Problems with Web Standards: Part II

Part II: Browser Wars are Back

Background: I’ve been reading with great interest the current concern over the W3C process for web standards and the lack of progress being made. Andy Clarke kicked it off by asking the W3C to disband the CSS working group. Alex Russell followed up declaring that the W3C Cannot Save Us. Jeff Croft, playing his usual role of rabble rouser, echoes Alex’s sentiments in an post entitled, “Do We Need a Return to Browser Wars.

I believe a return to browser wars is inevitable and that in some ways we are already there. One of the reasons we haven’t seen a return to the browser wars of old is that as developers we haven’t been struggling against the limitations of browsers.

Don’t get me wrong. I’m not saying that there aren’t features like column support in CSS3 that would make our lives easier. Or that better support of current standards in Internet Explorer wouldn’t save us a lot of time and money.

Instead, I’m saying that when faced with these challenges we can still build compelling sites and applications. We can build multi-column layouts using our current CSS implementations. We can workaround problems in IE. We can build solutions using Flash, Flex or Silverlight if we need something that stretches the paradigm further.

Contrast this to the days of the browser wars when the standards available to us–what few existed–were woefully inadequate for us being able to build businesses and industry around this new technology. The browser specific implementations were welcomed because new formatting options allowed us to build what we otherwise couldn’t accomplish.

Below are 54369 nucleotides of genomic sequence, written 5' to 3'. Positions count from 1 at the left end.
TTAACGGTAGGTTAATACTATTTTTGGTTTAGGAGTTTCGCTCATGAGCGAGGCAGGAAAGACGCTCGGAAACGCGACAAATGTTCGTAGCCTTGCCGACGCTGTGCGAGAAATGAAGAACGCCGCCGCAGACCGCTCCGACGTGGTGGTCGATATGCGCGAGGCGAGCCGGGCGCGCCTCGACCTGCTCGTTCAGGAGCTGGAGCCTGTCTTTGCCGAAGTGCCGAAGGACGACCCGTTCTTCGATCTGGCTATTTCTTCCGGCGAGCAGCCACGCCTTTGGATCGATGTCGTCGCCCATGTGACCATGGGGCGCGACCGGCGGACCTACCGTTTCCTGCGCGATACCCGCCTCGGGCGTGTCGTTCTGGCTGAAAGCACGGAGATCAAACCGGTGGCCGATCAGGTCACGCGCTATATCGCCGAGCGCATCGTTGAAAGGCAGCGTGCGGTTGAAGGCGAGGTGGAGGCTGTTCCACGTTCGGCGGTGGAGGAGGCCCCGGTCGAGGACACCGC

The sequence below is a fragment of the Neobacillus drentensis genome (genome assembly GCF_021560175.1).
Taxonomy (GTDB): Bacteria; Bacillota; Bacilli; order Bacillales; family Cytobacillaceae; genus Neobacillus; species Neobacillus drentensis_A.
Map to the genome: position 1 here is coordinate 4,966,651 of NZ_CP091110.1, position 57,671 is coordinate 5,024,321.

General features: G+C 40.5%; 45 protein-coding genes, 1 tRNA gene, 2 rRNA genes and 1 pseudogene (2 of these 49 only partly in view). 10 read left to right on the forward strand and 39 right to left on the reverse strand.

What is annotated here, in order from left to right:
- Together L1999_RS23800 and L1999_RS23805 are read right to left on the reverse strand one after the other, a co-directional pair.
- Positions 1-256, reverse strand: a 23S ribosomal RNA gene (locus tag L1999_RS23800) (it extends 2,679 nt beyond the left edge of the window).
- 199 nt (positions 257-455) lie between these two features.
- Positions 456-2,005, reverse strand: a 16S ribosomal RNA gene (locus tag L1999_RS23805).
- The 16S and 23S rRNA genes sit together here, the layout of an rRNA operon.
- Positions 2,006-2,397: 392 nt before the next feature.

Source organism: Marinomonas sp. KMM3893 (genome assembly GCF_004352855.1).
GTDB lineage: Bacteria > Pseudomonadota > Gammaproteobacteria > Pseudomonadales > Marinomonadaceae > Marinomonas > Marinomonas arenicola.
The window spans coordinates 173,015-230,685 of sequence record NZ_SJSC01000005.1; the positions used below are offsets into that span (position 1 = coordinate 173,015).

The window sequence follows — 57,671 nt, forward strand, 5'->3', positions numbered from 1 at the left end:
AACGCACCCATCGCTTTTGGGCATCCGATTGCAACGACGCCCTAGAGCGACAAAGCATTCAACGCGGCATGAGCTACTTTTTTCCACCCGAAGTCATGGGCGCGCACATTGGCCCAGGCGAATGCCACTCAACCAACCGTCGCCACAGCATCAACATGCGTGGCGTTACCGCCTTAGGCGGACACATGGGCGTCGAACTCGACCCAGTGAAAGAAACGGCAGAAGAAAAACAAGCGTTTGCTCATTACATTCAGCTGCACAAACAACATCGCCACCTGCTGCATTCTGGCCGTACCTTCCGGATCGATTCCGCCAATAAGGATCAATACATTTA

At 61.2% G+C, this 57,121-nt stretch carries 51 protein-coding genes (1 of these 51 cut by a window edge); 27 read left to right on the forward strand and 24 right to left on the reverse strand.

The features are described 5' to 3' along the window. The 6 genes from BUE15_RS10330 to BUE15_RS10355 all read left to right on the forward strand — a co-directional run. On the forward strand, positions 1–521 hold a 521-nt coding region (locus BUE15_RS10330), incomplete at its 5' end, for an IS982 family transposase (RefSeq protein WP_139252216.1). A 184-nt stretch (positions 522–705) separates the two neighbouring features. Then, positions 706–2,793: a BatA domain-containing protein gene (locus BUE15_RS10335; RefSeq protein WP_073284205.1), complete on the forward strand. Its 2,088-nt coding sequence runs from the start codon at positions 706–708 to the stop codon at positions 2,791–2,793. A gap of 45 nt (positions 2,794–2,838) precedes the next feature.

When none of the standards available meet the demands of a growing market is when you will start to see browser manufacturers releasing proprietary extensions. And you have to look no further than mobile to see this is in action.

A week before Andy Clarke wrote that the CSS working group needed to be disbanded, Apple published an extension to javascript. This extension provides access to the orientation of the iPhone. DevPhone has a good explanation and example of the code.

Here is what is notable about this extension: it is providing access to something unique to mobile devices that there is no standard way of accomplishing. You can’t get at orientation using Flash, javascript, css or any other technology without this extension.

And orientation of the phone is just the tip of the iceberg. Here are some other things that developers are likely to want to do on the mobile web that web standards do not currently provide any access to:

  • Access the location of the phone via gps or cell tower signal strength
  • Quick access to the phone number of the mobile device to speed entry
  • Triggering text messaging applications
  • Taking photos using the phone’s camera

This is a quick list of possible uses. There are many more. Each of the items on the list can be utilized to build powerful web applications. As the mobile web takes off, developers will be clamoring for ways to access these functions on phones.

And when the developers clamor to build exciting applications for mobile devices, the developers of the browsers on those devices will quickly choose to leave behind the standards bodies.

How likely do you think it is that Opera, Apple, Nokia and Microsoft will sit down and come to some agreement about how to implement these features? Given the coming battle for dominance over the mobile web and the size of the potential market (over half the world’s population), the most likely outcome is that we will see a return to proprietary extensions—a replay of the browser wars except on the mobile web.